Interprofessional Education: A Clinical Practicum with Baccalaureate Nursing and Respiratory Students | Biomedgrid llc

Purpose: The purpose of this project is to evaluate a collaborative learning experience in the clinical practicum arena as a method to prepare healthcare students for interprofessional education and healthcare. Students were required to collaborate to execute care management of patients in an adult critical care setting with learning activities designed to illustrate the interrelationship between the care models of nursing and respiratory care disciplines. Interprofessional educational activities include pre-assessment, plan-of-care development, facilitation of post-conference discussion, and presentation during interprofessional rounds

Results: The initial pilot study included 16 students (2 respiratory,14 nursing) in the critical care clinical practicum. Students provided anecdotal feedback via clinical evaluation. Student perceptions revealed that the clinical experience facilitated student learning, critical thinking, and the relevance of a collaborative practice model.

Conclusion: Recommendations from the pilot study included the examination of collaborative care models with a larger sample size and the use of quantitative measures to validate effectiveness of collaborative learning. Interprofessional education requires innovative teaching strategies to assist healthcare students in the comprehension of the importance of interprofessional healthcare and collaborative practice. Through this clinical practicum, healthcare students will develop the necessary skills to care for patients as a healthcare team

Keywords: Interprofessional education; Teamwork; Communication; Healthcare education

Introduction

The Institute of Medicine has identified interprofessional education (IPE) as a key component of healthcare education [1–4]. With the increasing complexity of patient care, evidence further supports the need for interprofessional education and the development of teaching strategies and methodologies to refine healthcare education and prepare today’s graduates. Healthcare students are required to graduate with the necessary components and an understanding of Interprofessional Core Competencies that were developed by the Interprofessional Education Collaborative (IPEC) [2–7]. These expectations are set forth also by the accrediting bodies of each perspective healthcare discipline. Interprofessional education has been found to encourage teamwork and collaboration among healthcare professionals and/or students while improving patient care by minimizing communication associated errors [1–4,6]. In congruence with these findings, the IOM affirms an ongoing need for interprofessional collaboration and supports the development of IPE and training. The need for IPE has been well documented by various organizations proposing that improved interprofessional teamwork and communication leads to increased patient outcomes, increased patient satisfaction, and improved delivery and access to care [8,9]. Increasing collaborative experiences that may impact student learning and/or outcomes for healthcare programs is essential for quality patient care [1–7]. The importance of these collaborative experiences was recognized as part of the institution’s review to determine the Quality Enhancement Project (QEP) for reaccreditation. Through extensive literature review, surveys, and focus student groups, a QEP was developed and approved with student learning outcomes that measured teamwork, collaboration, and communication. The pilot study described in this article was submitted as an example of interprofessional education conducted in the clinical setting for the original QEP document.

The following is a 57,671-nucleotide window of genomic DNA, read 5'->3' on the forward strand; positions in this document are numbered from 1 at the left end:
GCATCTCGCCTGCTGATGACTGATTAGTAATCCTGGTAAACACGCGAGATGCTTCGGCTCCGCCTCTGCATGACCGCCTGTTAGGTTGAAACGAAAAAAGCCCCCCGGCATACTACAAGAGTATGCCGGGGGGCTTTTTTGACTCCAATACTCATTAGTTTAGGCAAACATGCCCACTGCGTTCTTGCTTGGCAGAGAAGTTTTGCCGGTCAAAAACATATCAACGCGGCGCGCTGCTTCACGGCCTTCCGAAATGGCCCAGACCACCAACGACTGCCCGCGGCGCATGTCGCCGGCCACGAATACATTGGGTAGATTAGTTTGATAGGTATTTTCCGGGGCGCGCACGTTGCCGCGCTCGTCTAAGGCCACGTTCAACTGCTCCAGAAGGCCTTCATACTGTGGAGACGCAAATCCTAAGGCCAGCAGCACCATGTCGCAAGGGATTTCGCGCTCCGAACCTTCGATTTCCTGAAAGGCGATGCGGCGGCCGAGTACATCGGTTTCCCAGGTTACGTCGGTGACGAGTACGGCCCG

Materials-and-Methods

Model and Sample